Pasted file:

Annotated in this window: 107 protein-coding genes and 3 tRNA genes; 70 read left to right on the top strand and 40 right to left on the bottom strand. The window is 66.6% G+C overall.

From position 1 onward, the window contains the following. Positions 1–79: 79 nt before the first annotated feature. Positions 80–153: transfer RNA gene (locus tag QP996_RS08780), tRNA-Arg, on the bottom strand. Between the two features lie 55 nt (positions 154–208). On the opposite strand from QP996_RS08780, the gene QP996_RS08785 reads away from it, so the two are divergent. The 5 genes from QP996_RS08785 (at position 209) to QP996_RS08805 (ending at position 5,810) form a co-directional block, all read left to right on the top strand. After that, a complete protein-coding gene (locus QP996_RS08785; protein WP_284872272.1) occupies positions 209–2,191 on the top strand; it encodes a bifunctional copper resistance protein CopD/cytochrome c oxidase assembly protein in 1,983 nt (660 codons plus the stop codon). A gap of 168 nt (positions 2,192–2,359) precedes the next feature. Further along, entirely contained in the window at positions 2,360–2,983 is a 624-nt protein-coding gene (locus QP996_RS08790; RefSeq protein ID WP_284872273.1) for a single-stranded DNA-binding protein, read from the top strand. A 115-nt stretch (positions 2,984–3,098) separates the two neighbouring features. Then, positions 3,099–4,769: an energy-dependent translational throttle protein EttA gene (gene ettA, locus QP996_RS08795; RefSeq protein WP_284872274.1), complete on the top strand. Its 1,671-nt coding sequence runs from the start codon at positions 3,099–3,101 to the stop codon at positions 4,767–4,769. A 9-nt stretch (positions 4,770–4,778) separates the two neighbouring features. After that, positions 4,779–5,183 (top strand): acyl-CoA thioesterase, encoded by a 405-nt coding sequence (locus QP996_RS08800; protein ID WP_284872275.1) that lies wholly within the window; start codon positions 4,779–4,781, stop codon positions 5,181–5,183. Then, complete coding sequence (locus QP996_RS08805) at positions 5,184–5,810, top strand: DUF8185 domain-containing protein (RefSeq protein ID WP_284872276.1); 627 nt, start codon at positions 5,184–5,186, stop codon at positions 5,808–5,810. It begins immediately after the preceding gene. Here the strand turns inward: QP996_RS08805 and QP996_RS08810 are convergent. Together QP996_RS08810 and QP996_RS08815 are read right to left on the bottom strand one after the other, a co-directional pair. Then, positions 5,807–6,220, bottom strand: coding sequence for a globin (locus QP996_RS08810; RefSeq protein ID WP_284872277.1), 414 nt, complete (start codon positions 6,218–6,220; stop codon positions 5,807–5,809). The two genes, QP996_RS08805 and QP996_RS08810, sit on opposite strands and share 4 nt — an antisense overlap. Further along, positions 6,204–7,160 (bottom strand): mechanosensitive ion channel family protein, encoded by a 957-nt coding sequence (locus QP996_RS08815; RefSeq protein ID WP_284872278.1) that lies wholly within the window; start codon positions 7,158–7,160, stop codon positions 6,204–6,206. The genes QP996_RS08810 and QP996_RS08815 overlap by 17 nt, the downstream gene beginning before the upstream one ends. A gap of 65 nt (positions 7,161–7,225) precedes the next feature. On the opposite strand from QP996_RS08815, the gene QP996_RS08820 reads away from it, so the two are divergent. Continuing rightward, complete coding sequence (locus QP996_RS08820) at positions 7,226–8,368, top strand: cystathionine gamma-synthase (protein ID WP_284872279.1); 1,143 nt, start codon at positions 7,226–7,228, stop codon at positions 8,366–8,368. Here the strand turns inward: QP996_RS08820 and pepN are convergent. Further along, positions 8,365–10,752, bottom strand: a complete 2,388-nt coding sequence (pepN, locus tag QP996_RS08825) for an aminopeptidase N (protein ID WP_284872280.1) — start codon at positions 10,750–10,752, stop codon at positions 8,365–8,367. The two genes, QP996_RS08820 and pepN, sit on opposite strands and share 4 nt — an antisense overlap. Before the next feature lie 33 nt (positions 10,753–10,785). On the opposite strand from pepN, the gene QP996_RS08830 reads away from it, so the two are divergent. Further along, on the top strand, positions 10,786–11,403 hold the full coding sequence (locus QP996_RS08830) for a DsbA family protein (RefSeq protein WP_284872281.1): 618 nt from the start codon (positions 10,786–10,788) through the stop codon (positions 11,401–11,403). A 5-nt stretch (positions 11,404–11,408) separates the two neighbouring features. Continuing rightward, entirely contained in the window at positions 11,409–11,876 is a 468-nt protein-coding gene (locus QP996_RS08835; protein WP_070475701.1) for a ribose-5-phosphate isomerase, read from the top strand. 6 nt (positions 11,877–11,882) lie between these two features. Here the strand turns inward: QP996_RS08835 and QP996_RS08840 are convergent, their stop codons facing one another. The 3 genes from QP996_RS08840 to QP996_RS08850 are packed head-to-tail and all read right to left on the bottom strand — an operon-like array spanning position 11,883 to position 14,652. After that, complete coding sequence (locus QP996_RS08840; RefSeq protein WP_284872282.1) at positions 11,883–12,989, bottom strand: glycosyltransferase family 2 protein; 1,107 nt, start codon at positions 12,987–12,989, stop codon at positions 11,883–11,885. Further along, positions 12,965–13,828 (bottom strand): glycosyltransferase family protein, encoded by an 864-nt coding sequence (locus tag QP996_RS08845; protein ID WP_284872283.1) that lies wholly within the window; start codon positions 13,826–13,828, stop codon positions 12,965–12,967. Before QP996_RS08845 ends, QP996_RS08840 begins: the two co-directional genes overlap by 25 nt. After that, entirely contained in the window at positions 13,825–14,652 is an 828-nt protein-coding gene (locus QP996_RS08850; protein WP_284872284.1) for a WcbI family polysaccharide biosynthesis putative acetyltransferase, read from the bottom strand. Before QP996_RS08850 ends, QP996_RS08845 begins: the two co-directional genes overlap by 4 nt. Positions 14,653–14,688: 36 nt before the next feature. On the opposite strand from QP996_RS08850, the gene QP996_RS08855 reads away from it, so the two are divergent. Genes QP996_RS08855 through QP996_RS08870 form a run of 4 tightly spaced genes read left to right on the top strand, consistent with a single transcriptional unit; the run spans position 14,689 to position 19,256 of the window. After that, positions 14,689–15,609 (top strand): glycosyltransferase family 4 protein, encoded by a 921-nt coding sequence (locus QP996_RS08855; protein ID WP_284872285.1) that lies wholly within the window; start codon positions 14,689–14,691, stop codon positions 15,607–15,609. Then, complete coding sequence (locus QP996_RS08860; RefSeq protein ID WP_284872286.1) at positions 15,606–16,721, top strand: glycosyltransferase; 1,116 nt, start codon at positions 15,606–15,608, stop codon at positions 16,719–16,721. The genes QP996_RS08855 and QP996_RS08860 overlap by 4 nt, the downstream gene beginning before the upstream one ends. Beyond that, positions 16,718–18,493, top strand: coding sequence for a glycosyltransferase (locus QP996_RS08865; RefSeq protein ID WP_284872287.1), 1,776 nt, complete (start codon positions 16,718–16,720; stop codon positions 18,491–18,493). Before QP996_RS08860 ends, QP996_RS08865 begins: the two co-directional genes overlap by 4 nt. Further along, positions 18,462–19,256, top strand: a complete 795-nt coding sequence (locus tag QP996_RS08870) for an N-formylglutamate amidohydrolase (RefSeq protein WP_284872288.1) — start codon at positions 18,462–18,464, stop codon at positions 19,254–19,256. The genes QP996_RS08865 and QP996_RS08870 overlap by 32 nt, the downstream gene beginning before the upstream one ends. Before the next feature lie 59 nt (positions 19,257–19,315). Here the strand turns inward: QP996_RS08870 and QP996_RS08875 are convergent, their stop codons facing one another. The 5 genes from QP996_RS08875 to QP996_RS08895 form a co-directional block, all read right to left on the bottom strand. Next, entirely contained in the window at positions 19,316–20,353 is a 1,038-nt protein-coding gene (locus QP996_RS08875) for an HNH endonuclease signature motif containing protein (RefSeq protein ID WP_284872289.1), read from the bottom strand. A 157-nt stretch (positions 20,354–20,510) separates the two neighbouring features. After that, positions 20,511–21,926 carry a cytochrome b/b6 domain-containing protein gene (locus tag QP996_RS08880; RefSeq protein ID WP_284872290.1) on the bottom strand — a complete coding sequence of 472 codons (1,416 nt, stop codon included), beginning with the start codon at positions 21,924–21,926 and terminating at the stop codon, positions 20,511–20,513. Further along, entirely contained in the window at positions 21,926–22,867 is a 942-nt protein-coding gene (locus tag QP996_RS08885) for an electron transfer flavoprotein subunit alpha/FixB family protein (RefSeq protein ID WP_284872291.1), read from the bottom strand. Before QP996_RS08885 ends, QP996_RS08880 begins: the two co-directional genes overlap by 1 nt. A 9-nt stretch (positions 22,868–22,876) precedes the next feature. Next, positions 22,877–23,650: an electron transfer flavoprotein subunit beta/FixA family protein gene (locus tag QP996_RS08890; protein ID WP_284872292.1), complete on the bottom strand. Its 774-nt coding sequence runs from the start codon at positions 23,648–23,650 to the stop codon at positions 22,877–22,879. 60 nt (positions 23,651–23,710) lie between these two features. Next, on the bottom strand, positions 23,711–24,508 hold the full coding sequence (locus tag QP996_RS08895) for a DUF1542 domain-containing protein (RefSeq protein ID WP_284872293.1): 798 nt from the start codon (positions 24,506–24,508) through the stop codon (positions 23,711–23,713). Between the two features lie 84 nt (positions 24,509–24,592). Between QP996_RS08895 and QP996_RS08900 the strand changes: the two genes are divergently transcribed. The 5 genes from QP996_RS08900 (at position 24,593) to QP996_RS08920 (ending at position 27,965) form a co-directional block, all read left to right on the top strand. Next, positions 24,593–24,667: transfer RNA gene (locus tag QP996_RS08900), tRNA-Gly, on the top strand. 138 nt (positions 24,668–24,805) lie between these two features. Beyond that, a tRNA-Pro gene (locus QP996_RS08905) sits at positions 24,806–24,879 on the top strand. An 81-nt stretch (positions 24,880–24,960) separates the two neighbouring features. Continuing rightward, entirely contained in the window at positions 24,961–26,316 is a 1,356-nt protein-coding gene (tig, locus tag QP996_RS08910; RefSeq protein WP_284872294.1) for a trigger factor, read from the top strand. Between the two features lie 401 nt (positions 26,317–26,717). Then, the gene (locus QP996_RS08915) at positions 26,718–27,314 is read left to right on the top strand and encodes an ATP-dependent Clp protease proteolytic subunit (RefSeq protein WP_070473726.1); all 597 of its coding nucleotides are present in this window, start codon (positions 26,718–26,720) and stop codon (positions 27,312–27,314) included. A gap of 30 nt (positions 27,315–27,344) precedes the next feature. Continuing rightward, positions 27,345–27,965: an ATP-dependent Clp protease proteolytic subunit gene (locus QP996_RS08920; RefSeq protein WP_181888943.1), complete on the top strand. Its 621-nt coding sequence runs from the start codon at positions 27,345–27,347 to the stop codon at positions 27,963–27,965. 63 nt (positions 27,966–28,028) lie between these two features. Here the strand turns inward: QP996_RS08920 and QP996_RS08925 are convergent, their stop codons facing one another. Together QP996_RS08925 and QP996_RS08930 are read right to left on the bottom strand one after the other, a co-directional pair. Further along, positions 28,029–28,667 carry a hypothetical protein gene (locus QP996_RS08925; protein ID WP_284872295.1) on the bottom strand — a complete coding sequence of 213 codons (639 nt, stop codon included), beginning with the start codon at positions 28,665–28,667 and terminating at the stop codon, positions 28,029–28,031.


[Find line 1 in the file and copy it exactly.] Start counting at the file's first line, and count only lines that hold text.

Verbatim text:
Annotated in this window: 107 protein-coding genes and 3 tRNA genes; 70 read left to right on the top strand and 40 right to left on the bottom strand. The window is 66.6% G+C overall.